Are vertical jump height and power output correlated to physical performance in different sports? An allometric approach
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Biomechanics Laboratory, Center of Sports, Federal University of Santa Catarina, Florianópolis, Brazil
Research Group on Technology, Sport and Rehabilitation, Catarinense Federal Institute, Araquari, Brazil
Submission date: 2019-09-17
Acceptance date: 2020-03-02
Publication date: 2020-11-15
Hum Mov. 2021;22(2):60-67
This study aimed to analyse the relationship between vertical jump parameters – jump height (JH), peak power output (PPO), and mean power output (MPO) – and specific physical performance in different sports using the allometric approach. In this sense, it was verified whether scaled power output for body mass might have a stronger correlation with physical performance than raw power output.

The study involved 52 male athletes (21 judokas, 18 futsal players, and 13 sprint runners). They performed the following tests: vertical jumps (countermovement and squat), specific physical tests for judo (Special Judo Fitness Test), repeated sprint ability for futsal players, and sprint running (20 m and 200 m) for runners. A specific allometric exponent for PPO and MPO was established. Pearson’s correlation was used to determine the relationship between physical tests and vertical jump parameters for absolute and allometric scales.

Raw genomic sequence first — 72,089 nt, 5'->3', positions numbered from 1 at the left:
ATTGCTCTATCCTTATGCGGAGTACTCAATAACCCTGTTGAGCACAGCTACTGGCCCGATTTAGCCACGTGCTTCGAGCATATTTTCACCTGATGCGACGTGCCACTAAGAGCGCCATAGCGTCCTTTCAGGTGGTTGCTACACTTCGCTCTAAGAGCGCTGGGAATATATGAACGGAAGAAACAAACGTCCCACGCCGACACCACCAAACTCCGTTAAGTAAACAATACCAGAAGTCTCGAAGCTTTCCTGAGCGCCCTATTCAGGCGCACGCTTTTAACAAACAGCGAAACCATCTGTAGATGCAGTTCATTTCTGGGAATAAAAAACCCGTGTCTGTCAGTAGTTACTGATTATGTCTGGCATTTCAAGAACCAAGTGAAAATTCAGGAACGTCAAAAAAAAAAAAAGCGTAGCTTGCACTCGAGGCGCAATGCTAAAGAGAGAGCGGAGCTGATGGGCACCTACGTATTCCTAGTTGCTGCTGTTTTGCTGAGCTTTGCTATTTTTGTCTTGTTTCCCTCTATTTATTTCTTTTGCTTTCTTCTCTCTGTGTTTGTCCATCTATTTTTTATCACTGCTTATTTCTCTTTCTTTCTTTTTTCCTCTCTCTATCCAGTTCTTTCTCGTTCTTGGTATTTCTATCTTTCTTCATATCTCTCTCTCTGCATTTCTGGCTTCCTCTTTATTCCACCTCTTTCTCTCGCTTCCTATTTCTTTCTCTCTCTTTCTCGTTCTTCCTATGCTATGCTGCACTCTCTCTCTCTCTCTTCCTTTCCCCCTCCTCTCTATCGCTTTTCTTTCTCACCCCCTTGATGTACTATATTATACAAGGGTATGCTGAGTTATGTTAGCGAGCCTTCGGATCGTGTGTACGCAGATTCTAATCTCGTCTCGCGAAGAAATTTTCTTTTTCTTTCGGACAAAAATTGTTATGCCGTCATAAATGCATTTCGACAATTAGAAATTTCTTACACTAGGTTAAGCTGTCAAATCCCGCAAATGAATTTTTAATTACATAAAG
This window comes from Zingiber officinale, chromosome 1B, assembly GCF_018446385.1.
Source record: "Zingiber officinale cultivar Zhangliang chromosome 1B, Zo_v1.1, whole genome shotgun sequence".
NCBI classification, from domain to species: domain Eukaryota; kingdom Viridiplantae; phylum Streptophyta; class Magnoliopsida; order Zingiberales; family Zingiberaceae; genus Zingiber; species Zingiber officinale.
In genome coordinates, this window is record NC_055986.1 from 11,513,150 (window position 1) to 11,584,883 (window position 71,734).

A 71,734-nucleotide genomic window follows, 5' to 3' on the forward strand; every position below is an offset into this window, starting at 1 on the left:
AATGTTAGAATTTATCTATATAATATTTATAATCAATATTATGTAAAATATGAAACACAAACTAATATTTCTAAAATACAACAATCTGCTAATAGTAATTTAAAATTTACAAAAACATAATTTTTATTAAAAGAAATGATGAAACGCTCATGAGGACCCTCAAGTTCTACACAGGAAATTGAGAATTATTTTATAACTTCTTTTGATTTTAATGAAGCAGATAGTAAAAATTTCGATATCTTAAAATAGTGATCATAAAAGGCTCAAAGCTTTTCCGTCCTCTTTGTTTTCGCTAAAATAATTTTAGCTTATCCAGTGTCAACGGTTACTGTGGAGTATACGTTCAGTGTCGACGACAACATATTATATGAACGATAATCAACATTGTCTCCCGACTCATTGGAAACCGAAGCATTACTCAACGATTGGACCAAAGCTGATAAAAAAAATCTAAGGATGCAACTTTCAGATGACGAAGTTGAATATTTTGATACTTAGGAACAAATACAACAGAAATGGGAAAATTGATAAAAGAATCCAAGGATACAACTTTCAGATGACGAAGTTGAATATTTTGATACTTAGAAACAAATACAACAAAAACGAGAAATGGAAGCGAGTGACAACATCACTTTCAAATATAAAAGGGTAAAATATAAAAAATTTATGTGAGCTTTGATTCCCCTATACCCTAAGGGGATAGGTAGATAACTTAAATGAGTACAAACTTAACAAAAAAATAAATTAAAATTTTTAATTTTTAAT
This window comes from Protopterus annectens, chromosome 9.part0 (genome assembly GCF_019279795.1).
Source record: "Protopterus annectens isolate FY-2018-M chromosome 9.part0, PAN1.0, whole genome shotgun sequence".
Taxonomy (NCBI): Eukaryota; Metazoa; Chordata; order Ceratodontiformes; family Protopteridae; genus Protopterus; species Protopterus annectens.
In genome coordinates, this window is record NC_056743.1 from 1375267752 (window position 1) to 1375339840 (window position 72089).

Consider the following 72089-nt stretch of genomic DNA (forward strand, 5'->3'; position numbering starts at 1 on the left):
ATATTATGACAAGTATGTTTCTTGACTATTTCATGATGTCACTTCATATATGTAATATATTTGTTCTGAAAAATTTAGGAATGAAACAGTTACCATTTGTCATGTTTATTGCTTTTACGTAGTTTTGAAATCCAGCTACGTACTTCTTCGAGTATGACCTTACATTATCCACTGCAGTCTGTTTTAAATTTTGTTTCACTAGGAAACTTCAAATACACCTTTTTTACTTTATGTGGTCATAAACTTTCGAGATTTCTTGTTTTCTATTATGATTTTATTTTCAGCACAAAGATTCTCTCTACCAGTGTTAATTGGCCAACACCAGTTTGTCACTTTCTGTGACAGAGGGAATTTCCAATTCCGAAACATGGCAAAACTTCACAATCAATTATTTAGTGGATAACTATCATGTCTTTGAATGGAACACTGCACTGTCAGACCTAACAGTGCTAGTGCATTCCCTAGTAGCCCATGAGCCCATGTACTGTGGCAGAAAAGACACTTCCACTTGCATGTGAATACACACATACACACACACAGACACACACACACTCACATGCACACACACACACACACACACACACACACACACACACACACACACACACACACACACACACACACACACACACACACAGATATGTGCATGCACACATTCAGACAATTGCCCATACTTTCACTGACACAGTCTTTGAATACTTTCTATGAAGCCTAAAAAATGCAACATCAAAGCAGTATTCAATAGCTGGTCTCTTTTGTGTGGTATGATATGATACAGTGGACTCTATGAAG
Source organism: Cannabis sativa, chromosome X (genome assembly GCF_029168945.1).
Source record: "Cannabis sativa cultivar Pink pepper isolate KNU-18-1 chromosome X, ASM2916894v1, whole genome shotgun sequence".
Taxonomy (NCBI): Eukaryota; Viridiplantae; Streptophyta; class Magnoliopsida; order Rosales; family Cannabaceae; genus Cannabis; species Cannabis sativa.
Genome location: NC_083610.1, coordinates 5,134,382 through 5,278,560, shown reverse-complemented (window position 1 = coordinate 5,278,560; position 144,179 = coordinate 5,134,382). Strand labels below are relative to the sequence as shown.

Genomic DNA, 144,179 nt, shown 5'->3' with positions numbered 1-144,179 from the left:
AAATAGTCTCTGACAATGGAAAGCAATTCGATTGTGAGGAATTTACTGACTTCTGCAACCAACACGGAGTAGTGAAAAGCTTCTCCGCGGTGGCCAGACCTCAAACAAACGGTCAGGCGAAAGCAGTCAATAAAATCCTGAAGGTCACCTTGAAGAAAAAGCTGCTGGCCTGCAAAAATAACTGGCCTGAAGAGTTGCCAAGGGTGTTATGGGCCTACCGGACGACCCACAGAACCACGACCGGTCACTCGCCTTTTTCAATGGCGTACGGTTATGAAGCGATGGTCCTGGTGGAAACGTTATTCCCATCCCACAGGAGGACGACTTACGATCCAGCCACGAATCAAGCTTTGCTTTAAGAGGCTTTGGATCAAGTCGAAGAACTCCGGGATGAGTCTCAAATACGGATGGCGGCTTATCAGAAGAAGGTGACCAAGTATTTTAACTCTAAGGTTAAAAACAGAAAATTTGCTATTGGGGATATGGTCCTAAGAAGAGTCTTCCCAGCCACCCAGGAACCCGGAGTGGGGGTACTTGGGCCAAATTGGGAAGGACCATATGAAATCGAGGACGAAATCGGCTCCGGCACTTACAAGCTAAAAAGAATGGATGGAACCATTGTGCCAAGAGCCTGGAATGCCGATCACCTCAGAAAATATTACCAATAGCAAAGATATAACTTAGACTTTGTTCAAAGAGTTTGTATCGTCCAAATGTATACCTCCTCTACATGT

Moderate to very large correlations were found between physical performance and JH (r: 0.47–0.87), PPO (r: 0.47–0.75), and MPO (r: 0.49–0.81). Considering power output scaled for body mass, the correlation between jump parameters and physical performance was greater than absolute values, in which the r values ranged 0.46–0.81 for PPO and 0.52–0.84 for MPO.

JH and power output seem to correlate in a similar magnitude with physical performance tests for most variables and sports analysed. From a practical point of view, coaches and physical trainers are encouraged to use JH to monitor training, considering the cost of equipment and practicality.

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